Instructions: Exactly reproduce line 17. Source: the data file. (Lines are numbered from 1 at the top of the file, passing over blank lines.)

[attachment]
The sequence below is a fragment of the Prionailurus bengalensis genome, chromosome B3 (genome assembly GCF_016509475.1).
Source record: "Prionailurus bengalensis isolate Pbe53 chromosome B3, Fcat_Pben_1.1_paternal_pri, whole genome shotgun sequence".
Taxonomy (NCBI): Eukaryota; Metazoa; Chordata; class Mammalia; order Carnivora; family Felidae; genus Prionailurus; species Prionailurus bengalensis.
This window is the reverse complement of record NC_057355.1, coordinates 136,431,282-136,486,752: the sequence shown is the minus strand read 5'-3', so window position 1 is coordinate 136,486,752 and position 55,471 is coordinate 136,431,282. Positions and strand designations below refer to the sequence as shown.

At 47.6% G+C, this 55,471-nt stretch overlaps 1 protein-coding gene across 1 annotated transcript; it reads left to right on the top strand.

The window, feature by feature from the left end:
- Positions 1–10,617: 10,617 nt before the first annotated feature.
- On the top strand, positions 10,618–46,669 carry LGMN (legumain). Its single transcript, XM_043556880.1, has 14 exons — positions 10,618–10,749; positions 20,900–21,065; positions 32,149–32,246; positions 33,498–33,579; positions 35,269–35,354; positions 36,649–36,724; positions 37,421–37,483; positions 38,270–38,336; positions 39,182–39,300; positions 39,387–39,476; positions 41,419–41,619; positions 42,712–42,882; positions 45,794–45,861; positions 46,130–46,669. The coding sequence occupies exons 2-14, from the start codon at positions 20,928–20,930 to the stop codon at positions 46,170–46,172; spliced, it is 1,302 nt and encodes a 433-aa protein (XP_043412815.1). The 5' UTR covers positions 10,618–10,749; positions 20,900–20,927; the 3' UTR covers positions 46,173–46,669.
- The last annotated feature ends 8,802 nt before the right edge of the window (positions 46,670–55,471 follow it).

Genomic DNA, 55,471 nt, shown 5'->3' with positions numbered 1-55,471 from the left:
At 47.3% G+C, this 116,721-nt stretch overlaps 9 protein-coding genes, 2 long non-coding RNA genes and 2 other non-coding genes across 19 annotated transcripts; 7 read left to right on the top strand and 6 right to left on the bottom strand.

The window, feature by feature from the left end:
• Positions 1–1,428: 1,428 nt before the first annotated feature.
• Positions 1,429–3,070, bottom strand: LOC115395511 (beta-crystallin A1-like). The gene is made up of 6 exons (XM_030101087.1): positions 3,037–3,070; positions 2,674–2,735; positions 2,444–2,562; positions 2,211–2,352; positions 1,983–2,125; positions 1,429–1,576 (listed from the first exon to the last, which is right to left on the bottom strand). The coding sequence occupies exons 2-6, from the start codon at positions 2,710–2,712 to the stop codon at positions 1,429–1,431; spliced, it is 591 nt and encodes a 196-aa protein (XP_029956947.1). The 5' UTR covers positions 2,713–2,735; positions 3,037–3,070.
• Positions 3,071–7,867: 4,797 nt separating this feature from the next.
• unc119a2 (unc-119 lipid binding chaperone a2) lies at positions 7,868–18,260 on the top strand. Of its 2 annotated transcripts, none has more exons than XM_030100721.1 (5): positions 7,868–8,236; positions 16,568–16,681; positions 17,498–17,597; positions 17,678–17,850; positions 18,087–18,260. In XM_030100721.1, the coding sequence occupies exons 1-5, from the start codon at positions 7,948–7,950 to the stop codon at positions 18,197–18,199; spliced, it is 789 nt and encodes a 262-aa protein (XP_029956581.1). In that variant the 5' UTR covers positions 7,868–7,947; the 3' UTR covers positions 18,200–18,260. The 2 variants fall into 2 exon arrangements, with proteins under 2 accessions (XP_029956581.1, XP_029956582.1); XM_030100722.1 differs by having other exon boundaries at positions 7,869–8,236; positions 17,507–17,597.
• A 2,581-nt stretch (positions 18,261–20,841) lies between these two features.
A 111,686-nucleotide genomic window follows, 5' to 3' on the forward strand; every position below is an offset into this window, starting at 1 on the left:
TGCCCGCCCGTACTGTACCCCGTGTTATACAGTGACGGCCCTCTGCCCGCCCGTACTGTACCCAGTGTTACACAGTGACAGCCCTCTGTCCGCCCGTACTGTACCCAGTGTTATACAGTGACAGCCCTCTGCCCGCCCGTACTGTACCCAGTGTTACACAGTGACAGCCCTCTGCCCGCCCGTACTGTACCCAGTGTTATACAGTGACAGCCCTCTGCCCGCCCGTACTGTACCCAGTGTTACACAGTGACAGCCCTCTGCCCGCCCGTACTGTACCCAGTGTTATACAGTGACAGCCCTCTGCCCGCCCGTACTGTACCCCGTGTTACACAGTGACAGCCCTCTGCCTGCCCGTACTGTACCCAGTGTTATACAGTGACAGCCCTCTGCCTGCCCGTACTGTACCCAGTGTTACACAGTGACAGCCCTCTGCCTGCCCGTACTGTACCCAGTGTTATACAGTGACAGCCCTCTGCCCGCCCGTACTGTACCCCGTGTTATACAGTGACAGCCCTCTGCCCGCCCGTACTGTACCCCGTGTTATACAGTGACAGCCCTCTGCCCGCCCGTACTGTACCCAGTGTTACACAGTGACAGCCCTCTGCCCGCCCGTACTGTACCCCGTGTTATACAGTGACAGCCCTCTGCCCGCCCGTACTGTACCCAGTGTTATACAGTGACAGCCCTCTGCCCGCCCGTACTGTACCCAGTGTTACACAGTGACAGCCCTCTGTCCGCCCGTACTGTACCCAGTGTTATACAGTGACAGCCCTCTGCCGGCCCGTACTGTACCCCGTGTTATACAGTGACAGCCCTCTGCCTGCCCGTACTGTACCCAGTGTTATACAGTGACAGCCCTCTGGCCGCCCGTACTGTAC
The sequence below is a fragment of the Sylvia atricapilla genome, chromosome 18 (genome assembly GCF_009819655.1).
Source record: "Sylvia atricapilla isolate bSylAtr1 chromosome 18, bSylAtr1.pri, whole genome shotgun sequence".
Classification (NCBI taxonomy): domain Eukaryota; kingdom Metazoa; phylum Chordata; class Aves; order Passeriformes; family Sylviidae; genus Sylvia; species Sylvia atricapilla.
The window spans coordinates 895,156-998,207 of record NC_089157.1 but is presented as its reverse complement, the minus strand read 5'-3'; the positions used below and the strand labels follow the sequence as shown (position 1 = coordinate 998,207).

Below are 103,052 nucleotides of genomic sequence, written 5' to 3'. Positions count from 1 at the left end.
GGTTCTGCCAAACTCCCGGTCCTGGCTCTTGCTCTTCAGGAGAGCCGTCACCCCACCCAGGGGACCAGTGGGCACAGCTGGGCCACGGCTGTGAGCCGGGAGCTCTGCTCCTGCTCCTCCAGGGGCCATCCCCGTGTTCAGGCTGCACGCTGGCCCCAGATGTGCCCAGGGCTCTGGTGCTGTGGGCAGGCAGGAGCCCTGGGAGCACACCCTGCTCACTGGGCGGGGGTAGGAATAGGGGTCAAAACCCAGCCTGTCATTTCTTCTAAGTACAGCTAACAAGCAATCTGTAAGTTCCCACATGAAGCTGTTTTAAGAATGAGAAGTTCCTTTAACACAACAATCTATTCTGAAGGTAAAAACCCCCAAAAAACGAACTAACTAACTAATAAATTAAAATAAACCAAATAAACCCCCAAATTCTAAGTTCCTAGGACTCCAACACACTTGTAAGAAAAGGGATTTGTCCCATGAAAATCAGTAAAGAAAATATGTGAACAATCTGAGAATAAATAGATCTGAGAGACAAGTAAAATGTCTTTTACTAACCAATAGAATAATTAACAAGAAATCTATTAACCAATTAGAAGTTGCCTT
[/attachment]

• A 2,581-nt stretch (positions 18,261–20,841) lies between these two features.